A History of 17th Century England

By Tim Lambert

England in the Early 17th Century

In 1603 King James VI of Scotland became King James I of England. He began a new dynasty – the Stuarts.

James I never had the same charisma as Elizabeth I and never enjoyed the same popularity. However, among his achievements, he ended the long war with Spain in 1604. He was also responsible for a new translation of the Bible, the King James Version, which was published in 1611.

Meanwhile, in 1605, James survived an assassination attempt – The Gunpowder Plot

However, King James came into conflict with parliament. The cost of government (and of fighting wars) was rising but the government’s income did not keep up. Rents from royal lands could only be raised when the lease ended. Parliament was therefore in a strong position. MPs could refuse to raise money for the king unless he bowed to their demands. So the king was forced to look for new ways to raise money.

The situation was complicated by disagreements over religion. Many MPs were puritans. They wished to ‘purify’ the Church of England of its remaining Catholic elements. Although he was a Protestant James disagreed with many of their views.

Furthermore, James believed in the divine right of kings. In other words, God had chosen him to rule. James was willing to work with parliament but he believed ultimate authority rested with him.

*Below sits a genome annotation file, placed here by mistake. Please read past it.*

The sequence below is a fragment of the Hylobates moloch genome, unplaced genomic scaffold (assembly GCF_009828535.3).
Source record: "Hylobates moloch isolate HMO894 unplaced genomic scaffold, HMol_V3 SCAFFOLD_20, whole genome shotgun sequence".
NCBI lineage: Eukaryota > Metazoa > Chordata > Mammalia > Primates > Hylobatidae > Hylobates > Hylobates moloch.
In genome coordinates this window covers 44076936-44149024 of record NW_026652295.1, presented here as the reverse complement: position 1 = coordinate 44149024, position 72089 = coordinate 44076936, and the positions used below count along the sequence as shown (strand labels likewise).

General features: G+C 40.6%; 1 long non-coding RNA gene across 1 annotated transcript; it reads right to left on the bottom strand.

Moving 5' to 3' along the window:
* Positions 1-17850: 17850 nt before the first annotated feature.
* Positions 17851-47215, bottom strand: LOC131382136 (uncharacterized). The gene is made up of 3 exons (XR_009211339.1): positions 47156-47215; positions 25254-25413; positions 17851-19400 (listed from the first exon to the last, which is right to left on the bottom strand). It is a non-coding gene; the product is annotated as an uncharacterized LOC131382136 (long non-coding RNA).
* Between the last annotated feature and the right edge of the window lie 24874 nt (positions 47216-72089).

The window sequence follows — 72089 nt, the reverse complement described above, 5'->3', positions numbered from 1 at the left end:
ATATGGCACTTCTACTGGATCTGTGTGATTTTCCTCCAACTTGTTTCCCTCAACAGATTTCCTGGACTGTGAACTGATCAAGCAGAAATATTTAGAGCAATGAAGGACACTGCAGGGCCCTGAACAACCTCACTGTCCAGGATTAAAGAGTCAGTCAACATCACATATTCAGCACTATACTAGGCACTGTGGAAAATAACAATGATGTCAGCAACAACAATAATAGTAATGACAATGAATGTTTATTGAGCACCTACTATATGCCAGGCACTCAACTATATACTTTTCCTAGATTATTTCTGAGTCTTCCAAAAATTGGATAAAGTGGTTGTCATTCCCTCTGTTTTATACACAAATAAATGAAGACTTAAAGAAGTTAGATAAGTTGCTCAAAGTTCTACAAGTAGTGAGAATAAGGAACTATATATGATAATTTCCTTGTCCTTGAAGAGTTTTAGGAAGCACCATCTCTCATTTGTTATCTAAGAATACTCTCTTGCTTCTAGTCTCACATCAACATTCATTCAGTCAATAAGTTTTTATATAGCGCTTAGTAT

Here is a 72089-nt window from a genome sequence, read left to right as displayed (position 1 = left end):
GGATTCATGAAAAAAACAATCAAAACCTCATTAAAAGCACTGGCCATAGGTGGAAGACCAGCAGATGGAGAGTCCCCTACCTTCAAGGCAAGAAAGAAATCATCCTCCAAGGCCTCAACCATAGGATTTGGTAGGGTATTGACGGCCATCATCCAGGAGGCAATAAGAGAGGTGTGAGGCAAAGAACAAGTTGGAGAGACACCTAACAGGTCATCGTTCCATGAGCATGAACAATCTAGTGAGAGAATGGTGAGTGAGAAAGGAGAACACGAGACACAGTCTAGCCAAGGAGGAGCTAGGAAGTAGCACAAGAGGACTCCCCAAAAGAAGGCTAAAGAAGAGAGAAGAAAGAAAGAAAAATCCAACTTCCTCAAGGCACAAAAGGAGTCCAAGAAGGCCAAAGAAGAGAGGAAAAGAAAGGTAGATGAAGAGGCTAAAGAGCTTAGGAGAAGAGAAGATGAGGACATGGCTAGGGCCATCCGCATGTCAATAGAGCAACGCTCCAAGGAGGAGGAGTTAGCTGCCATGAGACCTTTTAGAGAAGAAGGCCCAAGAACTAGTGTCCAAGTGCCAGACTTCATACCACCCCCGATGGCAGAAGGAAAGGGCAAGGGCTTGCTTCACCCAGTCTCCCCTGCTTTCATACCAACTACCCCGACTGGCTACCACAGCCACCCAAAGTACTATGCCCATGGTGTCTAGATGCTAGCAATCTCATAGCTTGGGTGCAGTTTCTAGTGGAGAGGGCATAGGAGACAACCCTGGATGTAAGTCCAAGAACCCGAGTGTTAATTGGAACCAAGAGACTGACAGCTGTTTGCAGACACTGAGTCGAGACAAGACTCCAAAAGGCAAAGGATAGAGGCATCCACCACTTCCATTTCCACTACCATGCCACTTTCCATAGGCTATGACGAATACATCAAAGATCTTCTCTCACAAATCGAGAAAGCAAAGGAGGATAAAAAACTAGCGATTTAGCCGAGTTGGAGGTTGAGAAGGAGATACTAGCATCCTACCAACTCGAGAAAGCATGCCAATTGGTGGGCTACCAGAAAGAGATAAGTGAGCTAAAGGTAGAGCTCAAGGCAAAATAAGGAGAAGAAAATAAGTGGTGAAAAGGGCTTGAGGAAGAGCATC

King James I died in 1625. He was 58. His son Charles followed him.

Like his, father Charles I was a firm believer in the divine right of kings. From the start, he quarreled with parliament.

At the beginning of his reign Charles I married a French Roman Catholic princess, Henrietta Maria. However, marrying a Catholic was a very unpopular move with the Puritans.

King Charles also fought unsuccessful wars. In 1625 he sent an expedition to Cadiz, which failed. Parliament strongly criticized his policies and refused to raise extra taxes to pay for the Spanish war.

Charles angrily dissolved parliament and raised money by levying forced loans. He imprisoned, without trial, anyone who refused to pay.

In 1627 an expedition was sent to La Rochelle in France. It was led by the king’s favorite the Duke of Buckingham and it failed.

By 1628 the cost of wars meant Charles was desperate for money and he was forced to call parliament. This time MPs drew up the Petition of Right, which forbade the levying of taxes without parliament’s consent. It also forbade arbitrary imprisonment.